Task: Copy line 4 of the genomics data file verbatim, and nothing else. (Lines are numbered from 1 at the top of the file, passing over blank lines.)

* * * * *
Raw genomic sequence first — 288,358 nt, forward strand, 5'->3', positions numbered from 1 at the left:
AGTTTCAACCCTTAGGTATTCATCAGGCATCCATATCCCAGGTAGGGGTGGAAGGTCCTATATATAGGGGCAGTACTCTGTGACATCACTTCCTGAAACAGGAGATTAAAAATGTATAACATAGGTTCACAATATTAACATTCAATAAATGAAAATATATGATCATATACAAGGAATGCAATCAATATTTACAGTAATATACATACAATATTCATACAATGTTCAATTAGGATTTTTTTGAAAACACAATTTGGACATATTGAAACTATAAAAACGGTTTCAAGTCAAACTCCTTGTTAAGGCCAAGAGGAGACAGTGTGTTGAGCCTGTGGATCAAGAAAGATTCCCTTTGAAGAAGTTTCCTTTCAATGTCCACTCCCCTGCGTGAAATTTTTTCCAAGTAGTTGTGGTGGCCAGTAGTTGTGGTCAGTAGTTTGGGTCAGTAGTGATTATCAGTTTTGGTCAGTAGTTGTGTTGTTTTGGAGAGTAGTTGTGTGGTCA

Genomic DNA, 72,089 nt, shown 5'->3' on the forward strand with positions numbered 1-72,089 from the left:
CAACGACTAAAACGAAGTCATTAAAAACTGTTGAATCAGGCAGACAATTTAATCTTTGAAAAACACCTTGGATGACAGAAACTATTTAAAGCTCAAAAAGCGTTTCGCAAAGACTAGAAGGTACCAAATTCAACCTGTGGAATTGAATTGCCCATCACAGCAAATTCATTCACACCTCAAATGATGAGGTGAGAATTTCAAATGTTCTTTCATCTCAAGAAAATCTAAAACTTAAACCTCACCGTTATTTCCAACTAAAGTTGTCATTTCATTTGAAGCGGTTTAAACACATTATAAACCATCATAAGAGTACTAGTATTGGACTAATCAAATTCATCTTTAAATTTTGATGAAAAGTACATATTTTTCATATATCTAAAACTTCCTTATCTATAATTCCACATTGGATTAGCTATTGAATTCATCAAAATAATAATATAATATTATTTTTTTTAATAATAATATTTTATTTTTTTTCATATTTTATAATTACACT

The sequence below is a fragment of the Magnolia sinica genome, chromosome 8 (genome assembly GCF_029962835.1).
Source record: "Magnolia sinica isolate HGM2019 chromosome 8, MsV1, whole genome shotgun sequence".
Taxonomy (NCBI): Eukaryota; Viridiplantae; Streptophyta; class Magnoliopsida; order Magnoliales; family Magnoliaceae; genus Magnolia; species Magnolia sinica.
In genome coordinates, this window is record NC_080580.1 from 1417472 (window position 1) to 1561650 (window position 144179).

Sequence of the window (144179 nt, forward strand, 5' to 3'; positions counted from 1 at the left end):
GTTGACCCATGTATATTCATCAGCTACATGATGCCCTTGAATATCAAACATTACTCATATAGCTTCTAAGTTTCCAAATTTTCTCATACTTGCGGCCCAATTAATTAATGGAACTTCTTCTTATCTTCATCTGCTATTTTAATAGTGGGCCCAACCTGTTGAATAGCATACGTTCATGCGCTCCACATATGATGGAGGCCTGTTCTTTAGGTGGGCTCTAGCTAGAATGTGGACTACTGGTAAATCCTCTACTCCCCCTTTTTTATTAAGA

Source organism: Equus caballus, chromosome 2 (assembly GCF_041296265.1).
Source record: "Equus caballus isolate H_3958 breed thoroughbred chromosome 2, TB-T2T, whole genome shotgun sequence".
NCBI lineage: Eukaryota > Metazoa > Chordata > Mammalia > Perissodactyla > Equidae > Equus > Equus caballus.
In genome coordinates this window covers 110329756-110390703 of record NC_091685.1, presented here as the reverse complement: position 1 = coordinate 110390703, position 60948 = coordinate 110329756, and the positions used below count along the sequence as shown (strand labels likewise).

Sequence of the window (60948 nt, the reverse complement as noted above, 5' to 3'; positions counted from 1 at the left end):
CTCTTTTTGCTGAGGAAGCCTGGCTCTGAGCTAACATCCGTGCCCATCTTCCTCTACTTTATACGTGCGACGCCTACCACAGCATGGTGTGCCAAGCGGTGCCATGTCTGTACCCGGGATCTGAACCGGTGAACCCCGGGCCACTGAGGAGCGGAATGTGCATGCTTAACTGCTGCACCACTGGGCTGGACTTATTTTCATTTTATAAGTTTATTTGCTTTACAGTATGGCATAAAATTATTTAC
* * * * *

CAACGACTAAAACGAAGTCATTAAAAACTGTTGAATCAGGCAGACAATTTAATCTTTGAAAAACACCTTGGATGACAGAAACTATTTAAAGCTCAAAAAGCGTTTCGCAAAGACTAGAAGGTACCAAATTCAACCTGTGGAATTGAATTGCCCATCACAGCAAATTCATTCACACCTCAAATGATGAGGTGAGAATTTCAAATGTTCTTTCATCTCAAGAAAATCTAAAACTTAAACCTCACCGTTATTTCCAACTAAAGTTGTCATTTCATTTGAAGCGGTTTAAACACATTATAAACCATCATAAGAGTACTAGTATTGGACTAATCAAATTCATCTTTAAATTTTGATGAAAAGTACATATTTTTCATATATCTAAAACTTCCTTATCTATAATTCCACATTGGATTAGCTATTGAATTCATCAAAATAATAATATAATATTATTTTTTTTAATAATAATATTTTATTTTTTTTCATATTTTATAATTACACT